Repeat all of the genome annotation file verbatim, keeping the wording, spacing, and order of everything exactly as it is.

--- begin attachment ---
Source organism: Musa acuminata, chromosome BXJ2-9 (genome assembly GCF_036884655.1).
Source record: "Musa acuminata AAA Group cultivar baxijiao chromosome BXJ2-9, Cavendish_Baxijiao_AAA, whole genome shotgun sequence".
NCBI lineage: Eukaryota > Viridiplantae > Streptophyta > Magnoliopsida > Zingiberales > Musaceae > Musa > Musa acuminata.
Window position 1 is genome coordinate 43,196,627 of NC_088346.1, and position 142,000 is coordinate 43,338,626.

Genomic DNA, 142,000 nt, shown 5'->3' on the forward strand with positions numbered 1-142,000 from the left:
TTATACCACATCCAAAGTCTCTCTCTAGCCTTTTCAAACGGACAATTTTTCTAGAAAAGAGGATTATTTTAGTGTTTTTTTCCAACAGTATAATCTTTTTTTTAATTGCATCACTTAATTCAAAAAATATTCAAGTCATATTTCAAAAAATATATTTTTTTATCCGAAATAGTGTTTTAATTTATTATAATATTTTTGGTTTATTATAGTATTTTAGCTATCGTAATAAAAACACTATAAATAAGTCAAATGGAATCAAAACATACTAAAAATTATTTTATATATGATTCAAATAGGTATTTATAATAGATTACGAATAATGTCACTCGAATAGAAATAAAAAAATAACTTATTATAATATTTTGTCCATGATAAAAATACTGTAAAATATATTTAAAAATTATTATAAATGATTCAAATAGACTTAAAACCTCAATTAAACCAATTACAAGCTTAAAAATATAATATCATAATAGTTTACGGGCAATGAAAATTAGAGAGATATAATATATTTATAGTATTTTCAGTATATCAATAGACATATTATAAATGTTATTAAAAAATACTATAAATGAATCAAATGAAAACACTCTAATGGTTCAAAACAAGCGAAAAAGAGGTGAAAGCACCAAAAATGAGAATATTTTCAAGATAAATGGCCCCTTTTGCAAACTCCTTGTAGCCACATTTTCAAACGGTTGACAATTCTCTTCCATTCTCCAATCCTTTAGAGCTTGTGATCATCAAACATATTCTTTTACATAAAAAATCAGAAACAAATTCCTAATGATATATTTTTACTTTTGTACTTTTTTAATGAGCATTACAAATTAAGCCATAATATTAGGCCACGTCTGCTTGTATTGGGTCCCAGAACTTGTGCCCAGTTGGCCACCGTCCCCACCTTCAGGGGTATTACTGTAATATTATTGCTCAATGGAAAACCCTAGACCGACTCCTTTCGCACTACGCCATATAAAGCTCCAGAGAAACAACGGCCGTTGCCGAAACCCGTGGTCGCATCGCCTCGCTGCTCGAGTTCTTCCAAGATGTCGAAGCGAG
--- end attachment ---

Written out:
Source organism: Musa acuminata, chromosome BXJ2-9 (genome assembly GCF_036884655.1).
Source record: "Musa acuminata AAA Group cultivar baxijiao chromosome BXJ2-9, Cavendish_Baxijiao_AAA, whole genome shotgun sequence".
NCBI lineage: Eukaryota > Viridiplantae > Streptophyta > Magnoliopsida > Zingiberales > Musaceae > Musa > Musa acuminata.
Window position 1 is genome coordinate 43,196,627 of NC_088346.1, and position 142,000 is coordinate 43,338,626.

Genomic DNA, 142,000 nt, shown 5'->3' on the forward strand with positions numbered 1-142,000 from the left:
TTATACCACATCCAAAGTCTCTCTCTAGCCTTTTCAAACGGACAATTTTTCTAGAAAAGAGGATTATTTTAGTGTTTTTTTCCAACAGTATAATCTTTTTTTTAATTGCATCACTTAATTCAAAAAATATTCAAGTCATATTTCAAAAAATATATTTTTTTATCCGAAATAGTGTTTTAATTTATTATAATATTTTTGGTTTATTATAGTATTTTAGCTATCGTAATAAAAACACTATAAATAAGTCAAATGGAATCAAAACATACTAAAAATTATTTTATATATGATTCAAATAGGTATTTATAATAGATTACGAATAATGTCACTCGAATAGAAATAAAAAAATAACTTATTATAATATTTTGTCCATGATAAAAATACTGTAAAATATATTTAAAAATTATTATAAATGATTCAAATAGACTTAAAACCTCAATTAAACCAATTACAAGCTTAAAAATATAATATCATAATAGTTTACGGGCAATGAAAATTAGAGAGATATAATATATTTATAGTATTTTCAGTATATCAATAGACATATTATAAATGTTATTAAAAAATACTATAAATGAATCAAATGAAAACACTCTAATGGTTCAAAACAAGCGAAAAAGAGGTGAAAGCACCAAAAATGAGAATATTTTCAAGATAAATGGCCCCTTTTGCAAACTCCTTGTAGCCACATTTTCAAACGGTTGACAATTCTCTTCCATTCTCCAATCCTTTAGAGCTTGTGATCATCAAACATATTCTTTTACATAAAAAATCAGAAACAAATTCCTAATGATATATTTTTACTTTTGTACTTTTTTAATGAGCATTACAAATTAAGCCATAATATTAGGCCACGTCTGCTTGTATTGGGTCCCAGAACTTGTGCCCAGTTGGCCACCGTCCCCACCTTCAGGGGTATTACTGTAATATTATTGCTCAATGGAAAACCCTAGACCGACTCCTTTCGCACTACGCCATATAAAGCTCCAGAGAAACAACGGCCGTTGCCGAAACCCGTGGTCGCATCGCCTCGCTGCTCGAGTTCTTCCAAGATGTCGAAGCGAG